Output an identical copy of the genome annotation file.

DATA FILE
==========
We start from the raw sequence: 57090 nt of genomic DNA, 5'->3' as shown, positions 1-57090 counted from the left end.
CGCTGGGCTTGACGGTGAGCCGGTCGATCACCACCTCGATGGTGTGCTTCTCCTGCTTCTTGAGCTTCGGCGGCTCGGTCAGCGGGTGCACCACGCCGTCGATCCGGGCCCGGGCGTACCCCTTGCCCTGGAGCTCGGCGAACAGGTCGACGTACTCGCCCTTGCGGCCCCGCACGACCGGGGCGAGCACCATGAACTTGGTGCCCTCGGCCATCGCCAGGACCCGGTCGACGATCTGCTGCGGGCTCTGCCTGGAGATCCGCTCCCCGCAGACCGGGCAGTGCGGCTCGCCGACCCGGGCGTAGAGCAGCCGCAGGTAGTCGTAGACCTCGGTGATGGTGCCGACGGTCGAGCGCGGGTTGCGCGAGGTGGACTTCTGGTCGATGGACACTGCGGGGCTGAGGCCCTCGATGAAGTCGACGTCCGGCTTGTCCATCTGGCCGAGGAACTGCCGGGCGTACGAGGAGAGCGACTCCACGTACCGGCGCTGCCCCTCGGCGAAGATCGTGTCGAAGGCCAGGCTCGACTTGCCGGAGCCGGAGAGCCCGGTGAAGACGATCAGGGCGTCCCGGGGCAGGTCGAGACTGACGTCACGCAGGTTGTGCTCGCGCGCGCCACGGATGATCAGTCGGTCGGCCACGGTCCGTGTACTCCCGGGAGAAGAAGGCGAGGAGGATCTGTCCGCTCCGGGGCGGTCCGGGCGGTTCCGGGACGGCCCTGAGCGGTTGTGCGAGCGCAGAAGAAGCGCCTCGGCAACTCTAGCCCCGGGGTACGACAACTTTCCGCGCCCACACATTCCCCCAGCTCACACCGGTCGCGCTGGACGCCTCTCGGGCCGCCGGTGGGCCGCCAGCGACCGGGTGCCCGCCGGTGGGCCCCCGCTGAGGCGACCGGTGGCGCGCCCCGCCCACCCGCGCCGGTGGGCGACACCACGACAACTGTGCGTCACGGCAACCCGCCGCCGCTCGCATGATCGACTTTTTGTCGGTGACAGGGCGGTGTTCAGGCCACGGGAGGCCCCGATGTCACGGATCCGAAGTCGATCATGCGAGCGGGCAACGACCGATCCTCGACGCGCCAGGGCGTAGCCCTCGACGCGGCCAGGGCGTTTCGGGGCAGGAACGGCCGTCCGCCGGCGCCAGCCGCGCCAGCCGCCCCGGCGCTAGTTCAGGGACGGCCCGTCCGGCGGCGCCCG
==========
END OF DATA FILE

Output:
We start from the raw sequence: 57090 nt of genomic DNA, 5'->3' as shown, positions 1-57090 counted from the left end.
CGCTGGGCTTGACGGTGAGCCGGTCGATCACCACCTCGATGGTGTGCTTCTCCTGCTTCTTGAGCTTCGGCGGCTCGGTCAGCGGGTGCACCACGCCGTCGATCCGGGCCCGGGCGTACCCCTTGCCCTGGAGCTCGGCGAACAGGTCGACGTACTCGCCCTTGCGGCCCCGCACGACCGGGGCGAGCACCATGAACTTGGTGCCCTCGGCCATCGCCAGGACCCGGTCGACGATCTGCTGCGGGCTCTGCCTGGAGATCCGCTCCCCGCAGACCGGGCAGTGCGGCTCGCCGACCCGGGCGTAGAGCAGCCGCAGGTAGTCGTAGACCTCGGTGATGGTGCCGACGGTCGAGCGCGGGTTGCGCGAGGTGGACTTCTGGTCGATGGACACTGCGGGGCTGAGGCCCTCGATGAAGTCGACGTCCGGCTTGTCCATCTGGCCGAGGAACTGCCGGGCGTACGAGGAGAGCGACTCCACGTACCGGCGCTGCCCCTCGGCGAAGATCGTGTCGAAGGCCAGGCTCGACTTGCCGGAGCCGGAGAGCCCGGTGAAGACGATCAGGGCGTCCCGGGGCAGGTCGAGACTGACGTCACGCAGGTTGTGCTCGCGCGCGCCACGGATGATCAGTCGGTCGGCCACGGTCCGTGTACTCCCGGGAGAAGAAGGCGAGGAGGATCTGTCCGCTCCGGGGCGGTCCGGGCGGTTCCGGGACGGCCCTGAGCGGTTGTGCGAGCGCAGAAGAAGCGCCTCGGCAACTCTAGCCCCGGGGTACGACAACTTTCCGCGCCCACACATTCCCCCAGCTCACACCGGTCGCGCTGGACGCCTCTCGGGCCGCCGGTGGGCCGCCAGCGACCGGGTGCCCGCCGGTGGGCCCCCGCTGAGGCGACCGGTGGCGCGCCCCGCCCACCCGCGCCGGTGGGCGACACCACGACAACTGTGCGTCACGGCAACCCGCCGCCGCTCGCATGATCGACTTTTTGTCGGTGACAGGGCGGTGTTCAGGCCACGGGAGGCCCCGATGTCACGGATCCGAAGTCGATCATGCGAGCGGGCAACGACCGATCCTCGACGCGCCAGGGCGTAGCCCTCGACGCGGCCAGGGCGTTTCGGGGCAGGAACGGCCGTCCGCCGGCGCCAGCCGCGCCAGCCGCCCCGGCGCTAGTTCAGGGACGGCCCGTCCGGCGGCGCCCG